Friday, 20 January 2012

The Turkish Defense Industry Market Opportunities and Entry Strategies, Analyses and Forecasts to 2016

Turkey is one of the largest defense spending countries in the world and ranks among the world’s top fifteen defense spending countries. The size of the Turkish defense budget has attracted numerous foreign OEMs to establish joint ventures in the country. From 2011 to 2016 (the forecast period), Turkey is expected to register similar growth to countries such as Israel and Japan (reference see figure 13 below).

London, January 2012 –Turkey is one of Asia’s most attractive defense markets. Over the forecast period, defense expenditure is expected to grow steadily, primarily due to the threat posed by the political unrest in neighboring countries, terrorism, and peacekeeping missions. The capital expenditure allocation of the defense budget is expected to increase from the current level of 18%, to 21% by 2016, as the country enters the next cycle of its military modernization program. As a percentage of GDP, the country’s defense budget in 2010 was 1.92%. The Turkish homeland security market is driven by factors such as terror threats and maritime security needs. The country meets the majority of its defense requirements through imports, and was ranked twelfth in the list of countries with the largest defense imports during 2005–2010 (the review period).

Despite the global economic downturn in 2009, the country’s arms imports registered an increase of 17% over the previous year. Throughout the review period, Germany emerged as the largest supplier of arms to Turkey, with a market share of 48.1%. However, in 2010, the US accounted for the majority of the country’s arms imports. During the forecast period, Turkish defense imports will be dominated by Western European suppliers such as Germany and Italy, as a result of the deterioration of Turkish-Israeli relations due to the Israeli government’s refusal to issue an apology for the attack of a humanitarian aid flotilla in international waters, an incident which resulted in the deaths of nine Turkish nationals.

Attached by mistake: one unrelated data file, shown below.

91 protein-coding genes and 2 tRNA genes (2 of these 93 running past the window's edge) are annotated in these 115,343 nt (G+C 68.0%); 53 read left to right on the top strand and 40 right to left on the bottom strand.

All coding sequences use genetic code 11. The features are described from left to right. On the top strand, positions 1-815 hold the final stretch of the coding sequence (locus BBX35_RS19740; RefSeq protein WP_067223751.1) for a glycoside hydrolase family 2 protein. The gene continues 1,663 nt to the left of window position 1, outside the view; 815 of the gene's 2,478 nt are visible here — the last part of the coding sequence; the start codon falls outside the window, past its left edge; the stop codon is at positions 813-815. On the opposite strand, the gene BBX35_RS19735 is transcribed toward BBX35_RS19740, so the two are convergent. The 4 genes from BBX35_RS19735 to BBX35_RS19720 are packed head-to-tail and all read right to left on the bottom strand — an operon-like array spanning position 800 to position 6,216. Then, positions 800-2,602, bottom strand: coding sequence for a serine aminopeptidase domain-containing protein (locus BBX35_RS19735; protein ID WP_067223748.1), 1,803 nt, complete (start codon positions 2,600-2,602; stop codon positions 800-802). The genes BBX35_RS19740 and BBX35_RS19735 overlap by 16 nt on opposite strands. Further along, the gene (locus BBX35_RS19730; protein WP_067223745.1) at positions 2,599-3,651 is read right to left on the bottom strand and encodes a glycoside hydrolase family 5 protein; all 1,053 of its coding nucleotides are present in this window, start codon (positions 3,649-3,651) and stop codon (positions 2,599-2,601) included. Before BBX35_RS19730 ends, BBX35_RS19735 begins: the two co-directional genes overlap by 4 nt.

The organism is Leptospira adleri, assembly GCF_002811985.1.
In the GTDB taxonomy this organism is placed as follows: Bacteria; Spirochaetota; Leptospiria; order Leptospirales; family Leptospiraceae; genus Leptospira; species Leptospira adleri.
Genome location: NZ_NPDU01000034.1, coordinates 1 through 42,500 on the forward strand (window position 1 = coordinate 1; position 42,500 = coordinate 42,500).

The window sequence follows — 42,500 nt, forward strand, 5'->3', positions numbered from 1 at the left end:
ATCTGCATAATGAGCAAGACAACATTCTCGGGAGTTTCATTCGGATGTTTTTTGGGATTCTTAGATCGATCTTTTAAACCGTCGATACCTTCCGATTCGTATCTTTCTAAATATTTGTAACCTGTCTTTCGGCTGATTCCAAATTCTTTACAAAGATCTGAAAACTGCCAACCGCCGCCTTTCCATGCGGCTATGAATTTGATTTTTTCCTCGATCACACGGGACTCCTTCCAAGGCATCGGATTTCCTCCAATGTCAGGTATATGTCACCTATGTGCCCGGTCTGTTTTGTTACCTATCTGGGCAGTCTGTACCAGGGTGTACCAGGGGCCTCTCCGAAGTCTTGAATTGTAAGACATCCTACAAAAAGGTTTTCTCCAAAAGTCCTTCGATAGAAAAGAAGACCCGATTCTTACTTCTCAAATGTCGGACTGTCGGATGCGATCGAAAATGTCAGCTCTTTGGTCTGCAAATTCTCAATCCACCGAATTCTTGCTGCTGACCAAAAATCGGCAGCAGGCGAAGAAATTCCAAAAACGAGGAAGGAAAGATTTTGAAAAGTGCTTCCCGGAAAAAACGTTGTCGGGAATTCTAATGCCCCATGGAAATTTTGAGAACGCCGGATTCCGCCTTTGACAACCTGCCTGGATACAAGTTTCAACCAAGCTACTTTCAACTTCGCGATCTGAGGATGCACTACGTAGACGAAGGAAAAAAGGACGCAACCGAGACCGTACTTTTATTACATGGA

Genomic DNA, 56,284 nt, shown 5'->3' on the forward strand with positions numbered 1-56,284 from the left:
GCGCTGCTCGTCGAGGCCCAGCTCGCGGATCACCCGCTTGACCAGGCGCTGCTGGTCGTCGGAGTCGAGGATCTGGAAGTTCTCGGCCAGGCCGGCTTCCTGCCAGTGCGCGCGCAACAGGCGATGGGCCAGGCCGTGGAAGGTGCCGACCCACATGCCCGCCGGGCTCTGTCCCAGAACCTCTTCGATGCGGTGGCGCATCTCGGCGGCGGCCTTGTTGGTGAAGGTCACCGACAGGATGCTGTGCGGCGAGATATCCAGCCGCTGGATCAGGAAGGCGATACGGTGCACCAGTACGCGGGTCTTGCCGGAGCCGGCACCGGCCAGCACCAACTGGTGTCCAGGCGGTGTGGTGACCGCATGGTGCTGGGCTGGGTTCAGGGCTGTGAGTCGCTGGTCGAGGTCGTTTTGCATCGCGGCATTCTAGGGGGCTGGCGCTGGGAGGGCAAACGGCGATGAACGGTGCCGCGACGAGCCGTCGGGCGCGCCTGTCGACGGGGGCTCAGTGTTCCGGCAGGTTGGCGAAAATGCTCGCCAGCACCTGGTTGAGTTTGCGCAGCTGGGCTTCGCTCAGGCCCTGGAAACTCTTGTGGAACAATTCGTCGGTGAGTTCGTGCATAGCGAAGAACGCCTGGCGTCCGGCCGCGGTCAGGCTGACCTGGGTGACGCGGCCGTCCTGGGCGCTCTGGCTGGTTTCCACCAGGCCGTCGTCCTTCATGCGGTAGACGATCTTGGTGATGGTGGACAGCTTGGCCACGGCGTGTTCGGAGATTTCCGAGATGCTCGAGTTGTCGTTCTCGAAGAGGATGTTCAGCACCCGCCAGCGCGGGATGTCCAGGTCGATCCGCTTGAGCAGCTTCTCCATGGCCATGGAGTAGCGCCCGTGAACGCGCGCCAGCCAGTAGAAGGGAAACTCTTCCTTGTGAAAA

Foreign OEMs enter the Turkish defense market through the formation of joint ventures or strategic alliances with domestic defense firms. During the last 20 years, firms such as Tusas Engine Industries, Inc (TEI) and FNSS have been formed by foreign investors through joint ventures with domestic firms in order to fulfill offset obligations. However, following this, foreign defense firms have partnered with domestic companies in order to develop and supply products. In 2010, Raytheon adopted this strategy by collaborating with Turkish military electronics manufacturer Aselsan. In addition, foreign investors also collaborate with domestic research organizations such as the Middle East Technical University (METU), Istanbul Technical University (ITU), Bogazici University, Bilkent University, Anadolu University, Gazi University and Yeditepe University to develop and produce new defense equipment.

The Turkish defense industry faces considerable challenges due to high levels of corruption. A number of personnel within the defense industry share close relations with procurement officials and exercise monetary influence over such officials in order to win defense contracts. In order to win contracts, foreign investors are therefore compelled to pay substantial sums of money, a factor which discourages the entry of new companies into the market. Furthermore, Turkey is approaching the completion of its military equipment acquisition cycle, and the ongoing impact of the global financial crisis has resulted in the delay, postponement or cancellation of several of its procurement programs. The country also faces indefinite delays in the completion of projects, which has led to cost overruns.

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